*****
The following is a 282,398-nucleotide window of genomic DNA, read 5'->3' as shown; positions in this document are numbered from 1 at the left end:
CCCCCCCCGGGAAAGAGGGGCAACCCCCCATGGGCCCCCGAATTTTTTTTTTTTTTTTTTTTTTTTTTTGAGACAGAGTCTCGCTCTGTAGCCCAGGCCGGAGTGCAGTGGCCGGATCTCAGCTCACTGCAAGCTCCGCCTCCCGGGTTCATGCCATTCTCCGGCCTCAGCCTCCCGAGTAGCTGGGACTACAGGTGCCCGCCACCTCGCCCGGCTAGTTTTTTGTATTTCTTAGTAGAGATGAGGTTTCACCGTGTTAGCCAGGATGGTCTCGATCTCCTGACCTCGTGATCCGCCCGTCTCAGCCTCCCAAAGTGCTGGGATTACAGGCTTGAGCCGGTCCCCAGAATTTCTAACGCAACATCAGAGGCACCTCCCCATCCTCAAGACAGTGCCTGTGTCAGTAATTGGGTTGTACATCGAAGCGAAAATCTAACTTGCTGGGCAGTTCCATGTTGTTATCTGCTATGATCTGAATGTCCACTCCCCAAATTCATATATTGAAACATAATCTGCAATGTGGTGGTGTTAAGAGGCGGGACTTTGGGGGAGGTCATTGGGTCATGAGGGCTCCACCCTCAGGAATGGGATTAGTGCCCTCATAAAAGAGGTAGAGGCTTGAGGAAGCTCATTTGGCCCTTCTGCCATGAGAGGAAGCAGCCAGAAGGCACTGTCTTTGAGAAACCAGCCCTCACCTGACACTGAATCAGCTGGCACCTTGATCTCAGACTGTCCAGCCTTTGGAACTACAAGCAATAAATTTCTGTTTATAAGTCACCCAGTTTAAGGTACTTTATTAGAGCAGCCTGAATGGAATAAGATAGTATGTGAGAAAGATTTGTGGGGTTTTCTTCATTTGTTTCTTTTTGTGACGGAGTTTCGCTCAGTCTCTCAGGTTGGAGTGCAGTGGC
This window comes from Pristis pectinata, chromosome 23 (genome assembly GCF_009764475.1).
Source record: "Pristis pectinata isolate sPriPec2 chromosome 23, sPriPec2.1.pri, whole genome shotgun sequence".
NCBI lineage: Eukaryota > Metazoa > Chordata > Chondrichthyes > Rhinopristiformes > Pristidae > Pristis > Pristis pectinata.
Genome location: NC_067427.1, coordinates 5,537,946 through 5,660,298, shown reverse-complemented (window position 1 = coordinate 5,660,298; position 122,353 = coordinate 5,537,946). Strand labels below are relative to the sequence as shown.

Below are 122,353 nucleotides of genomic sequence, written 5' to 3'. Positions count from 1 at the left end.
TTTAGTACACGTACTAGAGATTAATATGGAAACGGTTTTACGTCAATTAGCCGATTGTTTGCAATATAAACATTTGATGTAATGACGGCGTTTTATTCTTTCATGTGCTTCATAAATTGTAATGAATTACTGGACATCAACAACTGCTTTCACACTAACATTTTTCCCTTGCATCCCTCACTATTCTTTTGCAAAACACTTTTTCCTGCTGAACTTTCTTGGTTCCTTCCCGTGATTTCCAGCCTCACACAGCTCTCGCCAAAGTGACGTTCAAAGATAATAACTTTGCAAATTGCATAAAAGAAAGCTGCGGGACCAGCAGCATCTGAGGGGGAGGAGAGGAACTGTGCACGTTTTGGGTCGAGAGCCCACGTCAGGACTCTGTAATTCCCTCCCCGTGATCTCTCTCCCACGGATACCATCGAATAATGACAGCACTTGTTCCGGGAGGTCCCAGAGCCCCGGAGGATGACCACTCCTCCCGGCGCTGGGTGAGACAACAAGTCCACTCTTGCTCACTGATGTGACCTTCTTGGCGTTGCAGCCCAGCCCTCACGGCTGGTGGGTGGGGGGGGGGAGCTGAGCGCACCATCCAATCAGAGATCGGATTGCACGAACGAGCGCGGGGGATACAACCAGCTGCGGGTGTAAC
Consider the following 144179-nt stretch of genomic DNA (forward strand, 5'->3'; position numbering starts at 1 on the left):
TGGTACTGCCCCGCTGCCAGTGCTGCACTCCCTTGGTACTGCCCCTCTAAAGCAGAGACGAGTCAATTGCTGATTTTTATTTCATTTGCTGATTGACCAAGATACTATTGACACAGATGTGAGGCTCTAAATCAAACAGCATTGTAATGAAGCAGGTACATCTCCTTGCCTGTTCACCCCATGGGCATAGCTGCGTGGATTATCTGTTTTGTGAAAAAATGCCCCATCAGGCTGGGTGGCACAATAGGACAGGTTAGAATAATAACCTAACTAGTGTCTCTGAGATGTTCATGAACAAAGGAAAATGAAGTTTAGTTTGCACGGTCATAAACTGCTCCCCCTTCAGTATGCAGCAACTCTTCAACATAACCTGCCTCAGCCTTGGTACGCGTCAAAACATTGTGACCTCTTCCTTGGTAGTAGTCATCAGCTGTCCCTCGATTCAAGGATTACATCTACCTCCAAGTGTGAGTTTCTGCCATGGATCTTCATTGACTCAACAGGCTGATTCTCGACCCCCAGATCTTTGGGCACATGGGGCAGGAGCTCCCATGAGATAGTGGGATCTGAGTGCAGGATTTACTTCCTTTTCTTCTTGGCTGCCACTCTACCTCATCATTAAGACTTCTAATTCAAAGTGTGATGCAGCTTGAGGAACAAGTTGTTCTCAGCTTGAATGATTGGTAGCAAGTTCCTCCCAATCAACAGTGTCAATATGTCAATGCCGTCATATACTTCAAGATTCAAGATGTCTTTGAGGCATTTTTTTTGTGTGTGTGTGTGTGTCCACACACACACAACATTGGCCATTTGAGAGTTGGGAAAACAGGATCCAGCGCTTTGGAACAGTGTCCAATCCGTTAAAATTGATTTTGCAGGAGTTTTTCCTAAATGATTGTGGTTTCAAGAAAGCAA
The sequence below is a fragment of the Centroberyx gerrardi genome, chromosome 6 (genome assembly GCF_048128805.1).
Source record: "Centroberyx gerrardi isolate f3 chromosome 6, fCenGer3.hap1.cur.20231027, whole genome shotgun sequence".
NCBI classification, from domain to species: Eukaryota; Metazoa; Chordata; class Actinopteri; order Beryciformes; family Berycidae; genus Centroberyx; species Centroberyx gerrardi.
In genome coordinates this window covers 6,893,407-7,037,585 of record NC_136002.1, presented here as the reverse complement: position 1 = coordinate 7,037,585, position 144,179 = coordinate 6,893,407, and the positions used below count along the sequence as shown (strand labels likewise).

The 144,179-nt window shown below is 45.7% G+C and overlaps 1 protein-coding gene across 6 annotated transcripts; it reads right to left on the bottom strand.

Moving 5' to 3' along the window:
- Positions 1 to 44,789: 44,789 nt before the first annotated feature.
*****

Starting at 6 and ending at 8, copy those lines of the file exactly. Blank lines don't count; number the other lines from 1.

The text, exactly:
Genome location: NC_067427.1, coordinates 5,537,946 through 5,660,298, shown reverse-complemented (window position 1 = coordinate 5,660,298; position 122,353 = coordinate 5,537,946). Strand labels below are relative to the sequence as shown.

Below are 122,353 nucleotides of genomic sequence, written 5' to 3'. Positions count from 1 at the left end.
TTTAGTACACGTACTAGAGATTAATATGGAAACGGTTTTACGTCAATTAGCCGATTGTTTGCAATATAAACATTTGATGTAATGACGGCGTTTTATTCTTTCATGTGCTTCATAAATTGTAATGAATTACTGGACATCAACAACTGCTTTCACACTAACATTTTTCCCTTGCATCCCTCACTATTCTTTTGCAAAACACTTTTTCCTGCTGAACTTTCTTGGTTCCTTCCCGTGATTTCCAGCCTCACACAGCTCTCGCCAAAGTGACGTTCAAAGATAATAACTTTGCAAATTGCATAAAAGAAAGCTGCGGGACCAGCAGCATCTGAGGGGGAGGAGAGGAACTGTGCACGTTTTGGGTCGAGAGCCCACGTCAGGACTCTGTAATTCCCTCCCCGTGATCTCTCTCCCACGGATACCATCGAATAATGACAGCACTTGTTCCGGGAGGTCCCAGAGCCCCGGAGGATGACCACTCCTCCCGGCGCTGGGTGAGACAACAAGTCCACTCTTGCTCACTGATGTGACCTTCTTGGCGTTGCAGCCCAGCCCTCACGGCTGGTGGGTGGGGGGGGGGAGCTGAGCGCACCATCCAATCAGAGATCGGATTGCACGAACGAGCGCGGGGGATACAACCAGCTGCGGGTGTAAC